3.Financial Risk due to volatility: This is the inherent nature of the commodity and will get resolved over a time. What needs to be ensured now is only following of ethical practices by operators so that public donot get mislead by tall claims. This is a public education issue and can be effectively met by an appropriate overreach program.

4. Legal Jurisdiction Issue of foreign trading platforms: At present users in India may tend to trade on foreign exchanges like MtGox or BTCChina etc because there are no such exchanges in India. Once a sophisticated exchange based in India becomes operational, the issue would be resolved. Until then just as we deal with foreign E-Commerce sites such as Amazon or E Bay, we need to manage the situation under the existing laws. By linking the approved grievance redressal mechanism to such services it is possible to address the issue.

5. AML and FEMA Issues: It is necessary to ensure compliance of available laws on AML or FEMA by the traders through appropriate policies and procedures. This is part of the Total Information Assurance program. A suitable customized techno legal information security framework for Bitcoin community (On the lines of Indian Information Security Framework- IISF proposed by Naavi earlier) can address this issue.

Thus every one of the concerns expressed by the RBI can be addressed if there is a willingness of the Bitcoin community.

Naavi’s proposition is to create a private  voluntary society to which all the Bitcoin members will get themselves accredited under a commitment of a common ethical commitment and to seek the support of RBI/SEBI/IT authorities to recognize such a body as a trustworthy ally of the regulators.

If such a program has to succeed, the body has to be insulated from vested business interests.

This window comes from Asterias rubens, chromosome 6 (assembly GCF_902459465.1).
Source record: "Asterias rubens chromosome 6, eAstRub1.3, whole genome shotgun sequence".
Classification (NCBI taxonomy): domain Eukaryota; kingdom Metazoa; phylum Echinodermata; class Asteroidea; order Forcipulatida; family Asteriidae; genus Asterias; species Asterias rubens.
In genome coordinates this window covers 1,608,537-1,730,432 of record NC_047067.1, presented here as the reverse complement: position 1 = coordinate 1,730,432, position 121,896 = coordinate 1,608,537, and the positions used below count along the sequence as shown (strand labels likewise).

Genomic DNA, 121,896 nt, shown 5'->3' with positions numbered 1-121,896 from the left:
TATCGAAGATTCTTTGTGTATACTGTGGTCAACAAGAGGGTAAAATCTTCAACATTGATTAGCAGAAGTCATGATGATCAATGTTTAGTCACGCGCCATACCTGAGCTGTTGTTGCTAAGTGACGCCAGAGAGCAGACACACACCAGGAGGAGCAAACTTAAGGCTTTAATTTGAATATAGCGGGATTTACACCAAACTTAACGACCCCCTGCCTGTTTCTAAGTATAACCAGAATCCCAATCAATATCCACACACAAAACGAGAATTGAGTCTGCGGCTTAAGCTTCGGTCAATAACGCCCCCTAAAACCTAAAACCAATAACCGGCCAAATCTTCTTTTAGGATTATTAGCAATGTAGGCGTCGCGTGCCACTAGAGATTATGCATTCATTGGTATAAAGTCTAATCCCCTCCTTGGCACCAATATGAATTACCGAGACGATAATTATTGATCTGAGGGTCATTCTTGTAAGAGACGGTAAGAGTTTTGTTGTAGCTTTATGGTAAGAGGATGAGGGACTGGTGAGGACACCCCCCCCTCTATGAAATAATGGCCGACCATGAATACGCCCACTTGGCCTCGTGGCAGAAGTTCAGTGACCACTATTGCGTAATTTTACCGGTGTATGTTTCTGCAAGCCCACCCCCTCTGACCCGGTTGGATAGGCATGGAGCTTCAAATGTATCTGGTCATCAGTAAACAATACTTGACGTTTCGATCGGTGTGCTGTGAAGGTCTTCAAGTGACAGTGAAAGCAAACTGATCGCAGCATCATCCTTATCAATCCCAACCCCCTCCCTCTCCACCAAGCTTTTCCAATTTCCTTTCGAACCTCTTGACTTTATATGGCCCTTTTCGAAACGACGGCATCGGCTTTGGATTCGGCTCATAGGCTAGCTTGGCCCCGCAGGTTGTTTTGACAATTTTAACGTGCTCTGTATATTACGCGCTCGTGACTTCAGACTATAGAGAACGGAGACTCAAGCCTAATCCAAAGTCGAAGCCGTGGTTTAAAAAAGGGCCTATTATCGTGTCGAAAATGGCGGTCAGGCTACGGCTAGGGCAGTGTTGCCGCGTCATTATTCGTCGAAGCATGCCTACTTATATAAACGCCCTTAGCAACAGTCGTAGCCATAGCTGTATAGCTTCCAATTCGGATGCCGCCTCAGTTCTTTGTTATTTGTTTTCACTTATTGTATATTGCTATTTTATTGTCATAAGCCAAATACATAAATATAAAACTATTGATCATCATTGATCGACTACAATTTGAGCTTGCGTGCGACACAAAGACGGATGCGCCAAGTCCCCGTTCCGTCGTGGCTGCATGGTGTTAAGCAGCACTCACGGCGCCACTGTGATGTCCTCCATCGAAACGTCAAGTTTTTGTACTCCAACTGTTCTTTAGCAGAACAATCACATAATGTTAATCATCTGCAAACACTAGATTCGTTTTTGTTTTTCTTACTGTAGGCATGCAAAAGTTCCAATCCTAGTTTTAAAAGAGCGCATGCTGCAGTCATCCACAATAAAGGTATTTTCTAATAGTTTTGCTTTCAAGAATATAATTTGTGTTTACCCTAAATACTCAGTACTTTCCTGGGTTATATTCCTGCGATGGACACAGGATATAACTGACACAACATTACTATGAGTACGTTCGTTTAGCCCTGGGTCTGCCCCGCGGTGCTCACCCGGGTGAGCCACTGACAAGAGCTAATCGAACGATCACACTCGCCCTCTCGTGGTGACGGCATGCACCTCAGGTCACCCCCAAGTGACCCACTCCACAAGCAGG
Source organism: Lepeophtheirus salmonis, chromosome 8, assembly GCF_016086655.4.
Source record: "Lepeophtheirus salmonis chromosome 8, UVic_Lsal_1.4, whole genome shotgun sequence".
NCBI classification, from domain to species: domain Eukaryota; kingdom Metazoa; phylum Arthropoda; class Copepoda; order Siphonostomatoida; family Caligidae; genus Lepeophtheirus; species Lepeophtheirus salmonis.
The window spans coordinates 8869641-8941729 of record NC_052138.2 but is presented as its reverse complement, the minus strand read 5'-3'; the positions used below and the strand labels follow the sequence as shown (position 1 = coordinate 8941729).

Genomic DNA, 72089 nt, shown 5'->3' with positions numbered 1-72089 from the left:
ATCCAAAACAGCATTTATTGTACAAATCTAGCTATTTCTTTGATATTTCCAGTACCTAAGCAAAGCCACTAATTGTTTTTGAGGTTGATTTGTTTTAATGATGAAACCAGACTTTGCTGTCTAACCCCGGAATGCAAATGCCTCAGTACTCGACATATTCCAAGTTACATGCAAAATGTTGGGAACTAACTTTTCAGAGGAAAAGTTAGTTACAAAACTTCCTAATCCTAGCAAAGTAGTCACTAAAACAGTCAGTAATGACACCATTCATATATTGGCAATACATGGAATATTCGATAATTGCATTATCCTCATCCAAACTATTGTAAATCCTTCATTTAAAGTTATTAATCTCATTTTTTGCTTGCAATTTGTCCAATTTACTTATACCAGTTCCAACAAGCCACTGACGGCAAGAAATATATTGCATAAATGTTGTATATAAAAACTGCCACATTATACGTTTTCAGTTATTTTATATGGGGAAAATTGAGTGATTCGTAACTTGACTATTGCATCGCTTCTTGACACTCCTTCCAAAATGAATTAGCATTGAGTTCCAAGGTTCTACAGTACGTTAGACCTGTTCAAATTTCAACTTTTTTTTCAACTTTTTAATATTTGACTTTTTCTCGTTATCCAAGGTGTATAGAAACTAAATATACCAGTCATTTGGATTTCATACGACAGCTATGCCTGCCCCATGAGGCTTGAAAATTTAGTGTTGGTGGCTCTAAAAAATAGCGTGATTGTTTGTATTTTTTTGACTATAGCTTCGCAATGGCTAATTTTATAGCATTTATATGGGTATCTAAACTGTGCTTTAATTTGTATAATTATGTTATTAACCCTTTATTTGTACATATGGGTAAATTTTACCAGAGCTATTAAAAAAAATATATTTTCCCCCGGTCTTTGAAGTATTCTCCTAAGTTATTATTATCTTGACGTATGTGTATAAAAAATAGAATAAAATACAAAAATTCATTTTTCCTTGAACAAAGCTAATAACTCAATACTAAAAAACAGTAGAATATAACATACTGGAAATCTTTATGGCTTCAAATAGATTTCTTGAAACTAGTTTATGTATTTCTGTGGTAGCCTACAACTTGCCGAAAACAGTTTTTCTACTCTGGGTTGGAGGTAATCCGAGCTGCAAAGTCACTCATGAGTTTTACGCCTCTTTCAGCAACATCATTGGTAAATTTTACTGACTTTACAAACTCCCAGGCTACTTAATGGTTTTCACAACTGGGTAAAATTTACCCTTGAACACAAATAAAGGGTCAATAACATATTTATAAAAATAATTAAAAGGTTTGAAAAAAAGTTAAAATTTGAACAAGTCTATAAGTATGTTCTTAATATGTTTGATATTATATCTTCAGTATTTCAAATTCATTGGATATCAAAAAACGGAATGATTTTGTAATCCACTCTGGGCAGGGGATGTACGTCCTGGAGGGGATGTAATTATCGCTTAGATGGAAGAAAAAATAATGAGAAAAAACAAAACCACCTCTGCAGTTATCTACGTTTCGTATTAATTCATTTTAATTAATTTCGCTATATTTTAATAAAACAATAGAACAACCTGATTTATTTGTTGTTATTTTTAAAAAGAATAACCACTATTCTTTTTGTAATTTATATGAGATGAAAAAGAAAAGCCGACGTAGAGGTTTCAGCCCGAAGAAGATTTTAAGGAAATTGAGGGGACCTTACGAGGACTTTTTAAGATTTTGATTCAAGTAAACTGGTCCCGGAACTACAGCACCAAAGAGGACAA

The business interests can however be represented by a separate agency of the business entities while the regulatory issues can be handled by the independent voluntary society.

The model is similar tot he Indian Banking system where RBI is the regulator but IBA is the industry representative. IBA takes up business interests with RBI and problems are resolved by mutual discussion.

Similarly the current business groups associated with Bitcon can be the industry representative body while the voluntary society can be formed now to take care of the regulatory concerns.

However the industry players have to whole heartedly support and participate in such a voluntary endeavour as if it is a “Self Regulating Body” of the industry. If this bottoms up approach is not initiated, there may be a possibility of a similar regulatory body being hoisted by the regulators on the industry.

In such an endeavour there will be issues that we normally see in any organization such as jockeying for power, fighting for resources, individual egos etc. If the Bitcoin community in India can effectively address all these issues and come together, then regulators would be happy to come up with an industry friendly policies at the national level.

Let’s start a debate on this idea. Suggestions from interested persons are  welcome.


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About Vijayashankar Na

Naavi is a veteran Cyber Law specialist in India and is presently working from Bangalore as an Information Assurance Consultant. Pioneered concepts such as ITA 2008 compliance, Naavi is also the founder of Cyber Law College, a virtual Cyber Law Education institution. He now has been focusing on the projects such as Secure Digital India and Cyber Insurance